Digital Tools for Collaboration

 

Screen Shot 2019-10-08 at 2.29.24 PMImage source: Pixabay

Co-creating and sharing knowledge is an integral part of collaborative inquiry. While traditional face-to-face meetings for the team to share and create still happen, much of the sharing and learning that takes place is happening on the web.

Digital tools are software and platforms that use text, images, audio, and video for the learning and sharing of knowledge (Thomson n.d.). Presently, the web tools that we mostly use are part of Web 2.0 technology. Web 2.0 tools allow anyone with a digital device to create and publish their work onto the web. Many of the digital tools that are used for education are social media tools like facebook, twitter, wikis and blogs (Thomson n.d.).

Platforms for creating single works like moovly, Mindomo, Padlet and Lucidchart, Venngage, etc., allow users to make videos (i.e.,doodle animations), create mind maps, make charts and make infographics free of charge. There is also Google Docs which has the capacity for multiple users to simultaneously write on single document. These tools can be used to share knowledge within the team and create new knowledge collaboratively. All of these online platforms have options to publish directly to YouTube or to download, so these same tools can be used to share the results of the inquiry with the world (or your colleagues :)).

The Learning Management System, Blackboard, is a platform that I am familiar using for the online course that I teach. It allows students to communicate with each other using discussion forums, has drop boxes for assignment uploads and has video and audio capabilities so I can record sessions for students or run a live, virtual classroom complete with a whiteboard that I and the students can write on.

Other digital tools allow users to meet virtually through video (i.e., Skype, Webex) or, with a platform like CA Flowdock, communicate using text, instant video chat, or through collaboratively determined catalogues for tasks and work items.

There are also project tools to help manage the flow of the group inquiry project (i.e, Asana, monday.com and ProofHub).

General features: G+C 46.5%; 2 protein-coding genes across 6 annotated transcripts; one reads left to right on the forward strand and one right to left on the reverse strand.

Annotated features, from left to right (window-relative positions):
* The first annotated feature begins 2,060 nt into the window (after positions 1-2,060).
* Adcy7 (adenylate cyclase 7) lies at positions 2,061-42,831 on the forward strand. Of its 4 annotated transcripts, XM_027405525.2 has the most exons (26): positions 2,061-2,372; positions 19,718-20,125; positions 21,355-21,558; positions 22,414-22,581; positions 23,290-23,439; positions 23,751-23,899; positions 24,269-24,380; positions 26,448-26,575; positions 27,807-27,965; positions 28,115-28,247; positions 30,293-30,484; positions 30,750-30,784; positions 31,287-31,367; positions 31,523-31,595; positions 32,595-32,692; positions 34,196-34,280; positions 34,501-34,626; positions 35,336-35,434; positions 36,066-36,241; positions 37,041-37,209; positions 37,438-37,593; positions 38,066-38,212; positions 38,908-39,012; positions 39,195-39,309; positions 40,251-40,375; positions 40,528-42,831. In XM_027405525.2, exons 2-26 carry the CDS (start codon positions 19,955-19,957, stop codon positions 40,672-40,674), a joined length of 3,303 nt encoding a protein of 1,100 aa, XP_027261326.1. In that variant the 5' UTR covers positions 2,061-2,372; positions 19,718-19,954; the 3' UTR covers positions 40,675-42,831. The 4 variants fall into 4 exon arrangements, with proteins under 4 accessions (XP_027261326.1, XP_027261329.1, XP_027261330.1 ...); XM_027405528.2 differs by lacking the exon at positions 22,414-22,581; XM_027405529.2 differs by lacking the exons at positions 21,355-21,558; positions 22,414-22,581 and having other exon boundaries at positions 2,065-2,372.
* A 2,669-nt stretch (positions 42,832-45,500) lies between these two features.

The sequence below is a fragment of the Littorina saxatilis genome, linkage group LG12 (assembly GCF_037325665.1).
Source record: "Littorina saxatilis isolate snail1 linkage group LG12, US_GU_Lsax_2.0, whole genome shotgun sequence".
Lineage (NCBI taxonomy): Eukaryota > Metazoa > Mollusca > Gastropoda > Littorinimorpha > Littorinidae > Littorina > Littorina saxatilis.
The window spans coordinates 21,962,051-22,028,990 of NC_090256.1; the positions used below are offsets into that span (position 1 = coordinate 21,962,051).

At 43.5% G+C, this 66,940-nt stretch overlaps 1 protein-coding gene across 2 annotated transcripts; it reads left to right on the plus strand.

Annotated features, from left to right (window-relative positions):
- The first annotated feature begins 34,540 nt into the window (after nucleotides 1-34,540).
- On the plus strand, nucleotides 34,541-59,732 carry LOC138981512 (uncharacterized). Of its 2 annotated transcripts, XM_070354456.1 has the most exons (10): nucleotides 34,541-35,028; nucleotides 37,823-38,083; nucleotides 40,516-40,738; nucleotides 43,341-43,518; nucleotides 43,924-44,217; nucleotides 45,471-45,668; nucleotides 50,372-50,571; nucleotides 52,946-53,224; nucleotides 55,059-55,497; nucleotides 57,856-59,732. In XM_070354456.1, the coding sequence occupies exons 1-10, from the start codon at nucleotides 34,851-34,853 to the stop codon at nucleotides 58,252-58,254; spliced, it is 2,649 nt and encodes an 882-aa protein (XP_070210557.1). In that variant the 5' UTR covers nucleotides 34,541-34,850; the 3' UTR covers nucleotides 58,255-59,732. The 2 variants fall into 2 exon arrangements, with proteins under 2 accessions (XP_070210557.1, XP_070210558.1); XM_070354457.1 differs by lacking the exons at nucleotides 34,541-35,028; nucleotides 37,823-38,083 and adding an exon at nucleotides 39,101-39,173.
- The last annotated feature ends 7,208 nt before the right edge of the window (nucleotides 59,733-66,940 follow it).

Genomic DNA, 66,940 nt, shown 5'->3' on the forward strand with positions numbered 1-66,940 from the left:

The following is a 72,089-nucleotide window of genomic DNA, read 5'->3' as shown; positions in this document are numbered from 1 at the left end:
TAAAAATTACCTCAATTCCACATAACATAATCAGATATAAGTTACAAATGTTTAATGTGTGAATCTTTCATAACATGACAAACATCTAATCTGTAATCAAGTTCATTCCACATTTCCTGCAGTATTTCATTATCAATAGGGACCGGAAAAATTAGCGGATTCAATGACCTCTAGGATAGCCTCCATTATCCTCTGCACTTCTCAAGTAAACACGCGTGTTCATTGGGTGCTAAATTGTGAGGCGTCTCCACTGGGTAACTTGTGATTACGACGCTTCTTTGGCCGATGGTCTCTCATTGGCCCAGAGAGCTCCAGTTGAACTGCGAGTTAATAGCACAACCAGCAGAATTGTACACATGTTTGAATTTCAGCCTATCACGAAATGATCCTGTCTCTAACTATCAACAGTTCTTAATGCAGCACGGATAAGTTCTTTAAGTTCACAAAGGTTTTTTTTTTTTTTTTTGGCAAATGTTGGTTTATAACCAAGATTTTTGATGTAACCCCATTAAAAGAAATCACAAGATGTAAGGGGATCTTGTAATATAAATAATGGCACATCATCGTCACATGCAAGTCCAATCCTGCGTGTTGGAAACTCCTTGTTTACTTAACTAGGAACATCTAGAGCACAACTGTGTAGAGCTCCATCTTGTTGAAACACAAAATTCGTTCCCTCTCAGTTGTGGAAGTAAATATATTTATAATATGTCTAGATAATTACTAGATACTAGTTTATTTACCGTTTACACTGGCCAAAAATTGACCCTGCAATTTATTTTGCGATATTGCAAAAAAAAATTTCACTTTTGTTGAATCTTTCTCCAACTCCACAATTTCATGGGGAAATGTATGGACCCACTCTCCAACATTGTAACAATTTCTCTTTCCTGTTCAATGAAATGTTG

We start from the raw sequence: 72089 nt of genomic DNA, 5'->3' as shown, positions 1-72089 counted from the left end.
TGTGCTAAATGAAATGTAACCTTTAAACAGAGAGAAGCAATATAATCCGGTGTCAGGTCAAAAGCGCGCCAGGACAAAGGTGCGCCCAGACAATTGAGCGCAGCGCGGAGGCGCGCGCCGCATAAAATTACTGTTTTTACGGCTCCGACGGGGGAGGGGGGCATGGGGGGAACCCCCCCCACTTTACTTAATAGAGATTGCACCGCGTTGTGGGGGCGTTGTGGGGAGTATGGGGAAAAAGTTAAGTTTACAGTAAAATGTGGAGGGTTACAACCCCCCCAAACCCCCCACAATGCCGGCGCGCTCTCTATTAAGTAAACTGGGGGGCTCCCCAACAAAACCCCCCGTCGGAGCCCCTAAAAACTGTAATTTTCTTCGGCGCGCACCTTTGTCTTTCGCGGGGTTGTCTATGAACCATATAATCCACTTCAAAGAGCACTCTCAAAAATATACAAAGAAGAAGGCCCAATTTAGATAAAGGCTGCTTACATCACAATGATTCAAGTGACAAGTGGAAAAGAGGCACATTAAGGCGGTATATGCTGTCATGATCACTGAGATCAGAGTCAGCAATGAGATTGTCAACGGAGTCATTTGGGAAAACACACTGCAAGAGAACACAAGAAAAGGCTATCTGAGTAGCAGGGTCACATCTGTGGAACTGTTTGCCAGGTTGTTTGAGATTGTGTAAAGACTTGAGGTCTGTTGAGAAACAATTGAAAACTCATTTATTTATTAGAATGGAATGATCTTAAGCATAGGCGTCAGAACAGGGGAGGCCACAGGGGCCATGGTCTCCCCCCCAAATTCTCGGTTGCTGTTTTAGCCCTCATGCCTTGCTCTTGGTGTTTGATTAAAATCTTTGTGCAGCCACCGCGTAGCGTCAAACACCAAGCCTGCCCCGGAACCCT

From what I can see, it seems that the more sophisticated communication and management sites are more likely to cost money than the platforms that are for creating a single work like a mind map, video or infographic.

Digital tools make co-creating, sharing and managing the processes around collaborative inquiry a dynamic process with the added bonus of being visually appealing and fun to make; and since it is available online to all team members, it can be completed on everyone’s own schedule instead of all in one sitting like with a face-to-face meeting. Thanks to web 2.0 tools, final reports of the inquiry can be engaging, colourful and exciting media presentations.

A downside of digital tools is that it takes time to learn how to work the platform that is being used and that the technology itself may limit or even impact how and what information and knowledge is being inputted, particularly if users are not familiar with the technology.

Whether a person is a digital immigrant or digital native, web tools are how we are sharing and co-creating knowledge in the 21st century. As we move toward web 4.0 and see AI become increasingly integrated into the web, how we create and share knowledge will also continue to evolve.

Here is the link for my moovly doodle animation on Digital Tools for Collaboration.

References

Choudhury, N., (2014) (IJCSIT) International Journal of Computer Science and Information Technologies, Vol. 5 (6) , 2014, 8096-8100. Retrieved from: http://ijcsit.com/docs/Volume%205/vol5issue06/ijcsit20140506265.pdf

Thomson, H., (n.d.), Wikis, Blogs & Web 2.0 technology. University of Melbourne University Copyright Office. Retrieved from: https://copyright.unimelb.edu.au/__data/assets/pdf_file/0011/1773830/wikisblogsweb2blue.pdf

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Image source: Pixabay